Songwriter, blues and roots music enthusiast Bill Lake grew up in another capital – Canberra – but is as much a part of Wellington as the bucket fountain or the wind that inspired one of his band’s names.
As well as wearing out many soles on Wellington’s streets as a postie, he has been the soulful driving force behind a string of musical combos, as well as pursuing a solo career.
Now, in his capacity as editor of Audioculture, the noisy library of New Zealand music, Chris Bourke, has begun what will be a three-part illustrated history of Lake.
Part of Chris’ general introduction follows, and you can also read Windy City Blues, which covers Lake’s early years in Wellington.
The second and third parts of the saga will be posted over the coming weeks.
Bill Lake and The Living Daylights, 1988. From left: Alan Norman, Ed Ware, Bill Lake, James Daniels, and Nick Bollinger. (Photo: Nick Bollinger collection)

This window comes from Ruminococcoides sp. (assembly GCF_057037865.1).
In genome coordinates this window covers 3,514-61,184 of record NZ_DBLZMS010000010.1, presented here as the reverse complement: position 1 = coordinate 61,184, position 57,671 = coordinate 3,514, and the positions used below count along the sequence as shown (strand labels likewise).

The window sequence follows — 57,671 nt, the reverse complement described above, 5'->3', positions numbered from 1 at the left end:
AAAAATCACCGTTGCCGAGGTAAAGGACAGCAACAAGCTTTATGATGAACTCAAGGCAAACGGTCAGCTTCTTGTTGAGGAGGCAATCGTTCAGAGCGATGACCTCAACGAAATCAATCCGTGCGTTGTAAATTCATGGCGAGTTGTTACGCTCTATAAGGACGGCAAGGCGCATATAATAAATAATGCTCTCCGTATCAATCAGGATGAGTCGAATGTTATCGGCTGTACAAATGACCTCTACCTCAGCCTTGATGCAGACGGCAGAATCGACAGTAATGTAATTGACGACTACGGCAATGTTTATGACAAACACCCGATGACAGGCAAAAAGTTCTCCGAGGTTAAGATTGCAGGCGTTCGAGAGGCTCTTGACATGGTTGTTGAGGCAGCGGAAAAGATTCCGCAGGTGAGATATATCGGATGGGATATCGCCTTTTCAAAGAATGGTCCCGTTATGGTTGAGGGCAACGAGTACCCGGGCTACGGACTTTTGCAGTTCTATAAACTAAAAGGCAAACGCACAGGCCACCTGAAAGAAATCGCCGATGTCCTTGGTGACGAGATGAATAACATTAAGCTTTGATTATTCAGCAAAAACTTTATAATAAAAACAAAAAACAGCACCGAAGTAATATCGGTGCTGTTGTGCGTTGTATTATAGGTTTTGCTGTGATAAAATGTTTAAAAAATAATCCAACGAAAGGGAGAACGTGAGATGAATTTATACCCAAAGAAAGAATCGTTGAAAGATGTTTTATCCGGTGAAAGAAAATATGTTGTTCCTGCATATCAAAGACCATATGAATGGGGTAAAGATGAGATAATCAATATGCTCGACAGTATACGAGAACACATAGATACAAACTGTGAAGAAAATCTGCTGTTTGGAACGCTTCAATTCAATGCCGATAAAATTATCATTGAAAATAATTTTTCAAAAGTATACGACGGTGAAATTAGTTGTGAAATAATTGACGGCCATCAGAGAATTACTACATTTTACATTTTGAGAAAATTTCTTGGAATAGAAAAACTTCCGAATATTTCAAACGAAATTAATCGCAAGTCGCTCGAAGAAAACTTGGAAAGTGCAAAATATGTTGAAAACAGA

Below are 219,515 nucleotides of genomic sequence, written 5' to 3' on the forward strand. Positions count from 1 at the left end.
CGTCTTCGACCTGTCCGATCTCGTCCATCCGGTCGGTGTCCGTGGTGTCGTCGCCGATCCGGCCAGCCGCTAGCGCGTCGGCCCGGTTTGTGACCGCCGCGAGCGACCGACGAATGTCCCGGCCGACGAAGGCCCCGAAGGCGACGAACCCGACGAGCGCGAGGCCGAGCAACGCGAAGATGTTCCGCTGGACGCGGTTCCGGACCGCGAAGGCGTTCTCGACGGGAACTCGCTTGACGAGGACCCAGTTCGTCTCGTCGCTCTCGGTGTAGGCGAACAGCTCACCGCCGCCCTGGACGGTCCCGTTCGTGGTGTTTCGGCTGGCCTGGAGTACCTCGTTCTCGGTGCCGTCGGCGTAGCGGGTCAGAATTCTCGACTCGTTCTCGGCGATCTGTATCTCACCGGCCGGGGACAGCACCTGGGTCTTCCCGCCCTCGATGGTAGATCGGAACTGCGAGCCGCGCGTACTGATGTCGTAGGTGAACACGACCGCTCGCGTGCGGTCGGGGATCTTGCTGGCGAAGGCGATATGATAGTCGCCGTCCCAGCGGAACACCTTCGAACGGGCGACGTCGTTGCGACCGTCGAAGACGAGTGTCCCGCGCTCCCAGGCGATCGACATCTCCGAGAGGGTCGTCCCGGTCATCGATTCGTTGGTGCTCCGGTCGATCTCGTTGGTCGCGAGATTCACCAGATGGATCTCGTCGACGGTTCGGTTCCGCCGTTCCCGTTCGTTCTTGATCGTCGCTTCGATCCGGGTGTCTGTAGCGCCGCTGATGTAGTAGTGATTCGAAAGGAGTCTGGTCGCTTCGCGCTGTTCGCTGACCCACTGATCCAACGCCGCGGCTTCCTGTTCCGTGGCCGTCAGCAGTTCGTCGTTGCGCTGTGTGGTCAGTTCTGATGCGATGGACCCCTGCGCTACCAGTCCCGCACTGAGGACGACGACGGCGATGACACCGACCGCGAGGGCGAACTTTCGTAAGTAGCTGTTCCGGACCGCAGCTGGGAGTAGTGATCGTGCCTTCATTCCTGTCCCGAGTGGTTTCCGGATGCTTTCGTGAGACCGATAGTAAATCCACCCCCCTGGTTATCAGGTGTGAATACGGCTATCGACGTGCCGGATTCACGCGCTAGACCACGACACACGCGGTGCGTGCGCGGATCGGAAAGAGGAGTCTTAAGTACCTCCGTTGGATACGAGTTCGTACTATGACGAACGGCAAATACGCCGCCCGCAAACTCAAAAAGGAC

At a board meeting of the stalwarts of Wellington’s R&B scene, Bill Lake would sit near the top of the table. From the moment he stepped off the boat from Australia in 1967 – over half a century ago – Lake has been heavily involved in the dissemination of blues and roots music in the city. He has also been a leading songwriter, for groups in which he has been a member – The Windy City Strugglers, The Pelicans, and The Living Daylights among them – and for many other artists.
Lake describes himself as having “parallel careers”. As well as a dedicated songwriter, guitarist and band leader since the late 1960s, Lake has been a scholar – of Mississippi country blues, and of philosophy. His PhD on Wittgenstein has been a lifelong project, so too has writing songs about characters that are unmistakeably from Wellington – as are the musical settings.
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